The 167.7 million MWh of wind energy produced in the U.S. in 2013 reduced carbon dioxide (CO2) emissions by 126.8 million tons – the equivalent of reducing power sector emissions by more than 5% or taking 20 million cars off the road – according to a new white paper from the American Wind Energy Association (AWEA).
The group published the paper, titled ‘The Clean Air Benefits of Wind Energy,’ in advance of upcoming U.S. Environmental Protection Agency (EPA) standards. The EPA is expected to release its first-ever proposed rule limiting CO2 pollution from existing power plants on June 2.
The good news, says AWEA, is that wind energy is already helping nearly every state make progress toward whatever reductions the EPA will require and is an affordable and reliable compliance option for further reductions.
"Wind energy is one of the biggest, fastest, cheapest ways states can comply with the forthcoming EPA rule limiting carbon pollution from existing power plants," comments Tom Kiernan, CEO of AWEA. "And the best part is that many of these states and their utilities are already familiar with the affordable, reliable product that wind energy provides.
"While the details are still to come [regarding the EPA rules], we're confident that wind energy can play an even bigger role in helping states generate carbon-free energy and drive local economic development in the process."
Other key findings in the AWEA report include the following:
– The top 10 states by volume of carbon reductions from wind energy are Texas, Illinois, California, Colorado, Iowa, Missouri, Oklahoma, Wisconsin, Minnesota and Wyoming.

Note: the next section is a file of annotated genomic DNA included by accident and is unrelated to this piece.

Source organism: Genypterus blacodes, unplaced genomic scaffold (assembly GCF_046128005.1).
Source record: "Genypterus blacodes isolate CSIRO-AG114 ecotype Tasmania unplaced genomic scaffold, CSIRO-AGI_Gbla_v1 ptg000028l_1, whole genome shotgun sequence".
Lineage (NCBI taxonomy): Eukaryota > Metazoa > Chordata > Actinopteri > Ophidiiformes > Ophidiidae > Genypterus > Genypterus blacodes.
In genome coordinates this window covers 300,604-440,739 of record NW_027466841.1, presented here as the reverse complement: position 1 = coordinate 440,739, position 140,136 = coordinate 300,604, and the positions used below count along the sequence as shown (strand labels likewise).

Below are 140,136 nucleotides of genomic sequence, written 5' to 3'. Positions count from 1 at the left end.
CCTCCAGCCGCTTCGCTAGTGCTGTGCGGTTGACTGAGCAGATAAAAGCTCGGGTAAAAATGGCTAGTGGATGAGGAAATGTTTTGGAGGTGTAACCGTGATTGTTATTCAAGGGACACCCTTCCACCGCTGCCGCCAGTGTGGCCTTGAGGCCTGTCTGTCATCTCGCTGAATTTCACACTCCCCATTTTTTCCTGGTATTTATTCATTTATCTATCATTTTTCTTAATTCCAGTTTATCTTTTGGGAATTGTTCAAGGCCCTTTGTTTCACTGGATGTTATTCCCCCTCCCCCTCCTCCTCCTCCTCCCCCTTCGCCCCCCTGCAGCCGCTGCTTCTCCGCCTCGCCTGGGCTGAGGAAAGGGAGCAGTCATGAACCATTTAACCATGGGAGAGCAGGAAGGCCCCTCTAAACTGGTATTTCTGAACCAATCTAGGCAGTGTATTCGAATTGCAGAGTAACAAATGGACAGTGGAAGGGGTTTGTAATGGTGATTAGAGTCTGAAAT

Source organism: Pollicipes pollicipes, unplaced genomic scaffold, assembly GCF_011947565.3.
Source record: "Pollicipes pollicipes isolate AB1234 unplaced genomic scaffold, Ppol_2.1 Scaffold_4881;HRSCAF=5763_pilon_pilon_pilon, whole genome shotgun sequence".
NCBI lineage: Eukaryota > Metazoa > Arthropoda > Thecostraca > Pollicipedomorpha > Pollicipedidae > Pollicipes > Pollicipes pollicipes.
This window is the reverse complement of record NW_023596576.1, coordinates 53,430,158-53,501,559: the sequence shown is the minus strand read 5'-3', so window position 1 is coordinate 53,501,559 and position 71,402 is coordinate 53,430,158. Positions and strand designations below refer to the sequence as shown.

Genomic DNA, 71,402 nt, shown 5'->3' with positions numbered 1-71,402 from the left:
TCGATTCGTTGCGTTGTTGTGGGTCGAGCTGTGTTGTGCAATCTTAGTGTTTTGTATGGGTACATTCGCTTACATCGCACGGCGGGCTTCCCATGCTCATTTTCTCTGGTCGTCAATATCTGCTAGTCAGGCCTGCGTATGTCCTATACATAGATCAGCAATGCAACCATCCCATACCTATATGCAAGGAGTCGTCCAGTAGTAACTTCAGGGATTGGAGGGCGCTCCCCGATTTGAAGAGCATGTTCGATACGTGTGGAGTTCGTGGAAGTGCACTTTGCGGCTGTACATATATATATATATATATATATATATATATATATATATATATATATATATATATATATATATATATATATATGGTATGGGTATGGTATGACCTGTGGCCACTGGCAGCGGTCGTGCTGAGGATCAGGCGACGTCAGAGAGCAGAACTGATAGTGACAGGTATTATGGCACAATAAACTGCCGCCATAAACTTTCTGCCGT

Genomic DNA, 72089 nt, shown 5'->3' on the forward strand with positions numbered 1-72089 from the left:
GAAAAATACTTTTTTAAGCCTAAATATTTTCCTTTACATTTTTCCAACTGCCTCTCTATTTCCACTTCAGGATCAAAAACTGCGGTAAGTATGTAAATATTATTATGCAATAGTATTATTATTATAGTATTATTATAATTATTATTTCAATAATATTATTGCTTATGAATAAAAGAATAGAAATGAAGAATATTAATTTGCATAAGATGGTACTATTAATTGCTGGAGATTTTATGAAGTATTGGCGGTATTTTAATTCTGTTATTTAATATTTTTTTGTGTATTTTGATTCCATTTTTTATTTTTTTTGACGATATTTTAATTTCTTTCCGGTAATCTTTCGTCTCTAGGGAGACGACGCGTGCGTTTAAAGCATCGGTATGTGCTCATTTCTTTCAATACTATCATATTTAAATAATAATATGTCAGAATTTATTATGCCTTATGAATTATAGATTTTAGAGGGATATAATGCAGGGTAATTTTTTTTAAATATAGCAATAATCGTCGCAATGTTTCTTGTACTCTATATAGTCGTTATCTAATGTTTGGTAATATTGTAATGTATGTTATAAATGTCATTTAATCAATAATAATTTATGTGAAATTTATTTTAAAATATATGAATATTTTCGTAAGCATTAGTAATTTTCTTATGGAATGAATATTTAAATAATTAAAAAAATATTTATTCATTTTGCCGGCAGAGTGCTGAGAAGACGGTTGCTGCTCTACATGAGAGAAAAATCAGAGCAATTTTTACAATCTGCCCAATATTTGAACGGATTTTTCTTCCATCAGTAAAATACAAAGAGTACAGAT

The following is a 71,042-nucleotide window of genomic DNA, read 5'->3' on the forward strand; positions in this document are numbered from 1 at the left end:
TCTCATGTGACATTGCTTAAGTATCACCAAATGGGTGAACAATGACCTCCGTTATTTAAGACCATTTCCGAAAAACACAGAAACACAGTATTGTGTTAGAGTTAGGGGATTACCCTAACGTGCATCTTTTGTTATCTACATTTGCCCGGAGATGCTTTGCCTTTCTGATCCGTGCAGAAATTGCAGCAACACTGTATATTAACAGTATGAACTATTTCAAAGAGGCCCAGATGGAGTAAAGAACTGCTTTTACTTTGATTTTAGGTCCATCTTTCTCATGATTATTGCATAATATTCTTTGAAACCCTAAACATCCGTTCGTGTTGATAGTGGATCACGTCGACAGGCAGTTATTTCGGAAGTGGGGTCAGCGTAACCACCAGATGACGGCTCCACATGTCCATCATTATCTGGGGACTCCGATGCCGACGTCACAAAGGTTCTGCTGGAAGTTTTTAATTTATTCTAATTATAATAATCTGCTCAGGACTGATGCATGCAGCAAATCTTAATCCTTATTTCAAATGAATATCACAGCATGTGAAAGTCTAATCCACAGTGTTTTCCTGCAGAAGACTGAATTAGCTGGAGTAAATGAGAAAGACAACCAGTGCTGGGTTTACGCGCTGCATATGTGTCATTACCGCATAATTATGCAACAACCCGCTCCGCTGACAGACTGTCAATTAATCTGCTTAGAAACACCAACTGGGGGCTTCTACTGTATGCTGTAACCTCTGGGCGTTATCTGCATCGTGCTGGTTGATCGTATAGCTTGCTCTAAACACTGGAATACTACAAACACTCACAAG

– States achieving a reduction in carbon emissions of 10% or more (compared to a 2011 baseline) from wind energy alone include California, Colorado, Idaho, Iowa, Kansas, Minnesota, Nebraska, Oregon, South Dakota, Vermont and Washington, with Oklahoma, Wisconsin and Wyoming coming in just under 10%.
– Wind energy also currently reduces sulfur dioxide emissions by nearly 347 million pounds per year and nitrous oxide emissions by 214 million pounds per year. AWEA says these pollutants acidify lakes and streams, contribute to smog, and negatively impact public health.Â Â
– While other types of generation may need to ramp up or down to accommodate the variability of wind energy (and other far larger sources of variability on the power system like electricity demand and the sudden failure of large conventional generators), AWEA says two recent studies from different regions in the U.S. document that such cycling has virtually no net effect on the emissions reductions from wind energy, with wind producing 99.8% of the carbon emissions savings expected of a zero-emissions resource.
– More than a dozen utility and independent grid operator studies have found wind can reliably provide an even larger share of U.S. electricity needs, which will, in turn, produce even larger emissions reductions. For example, AWEA says a National Renewable Energy Laboratory study for the eastern U.S. found that obtaining 20% of electricity from wind energy would cut power sector carbon emissions by 25%, and 30% wind would reduce carbon emissions by 37%, relative to the baseline generation mix.
According to AWEA, these reductions in emissions from wind energy have come while the industry has improved technology and reduced costs by 43% in four years. The average hub height for a wind turbine is now just over 80 meters, allowing access to better, steadier wind speeds.
With this advancement, AWEA says both the U.S. Energy Information Administration and Lazard find that wind energy is one of the lowest-cost options for new electric generation. And utilities agree: In 2013, U.S. utilities signed 60 power purchase agreements for 8 GW of wind energy. Between 2011 and 2013, wind energy was the primary choice for new power in the wind-rich regions of the Pacific Northwest, Plains states and Midwest, providing over 60% of all new capacity.
"Wind energy is a proven generating resource that is available to help all states affordably and reliably achieve the carbon emission reductions to be proposed by the EPA soon," concludes Kiernan.
The full AWEA report is available here.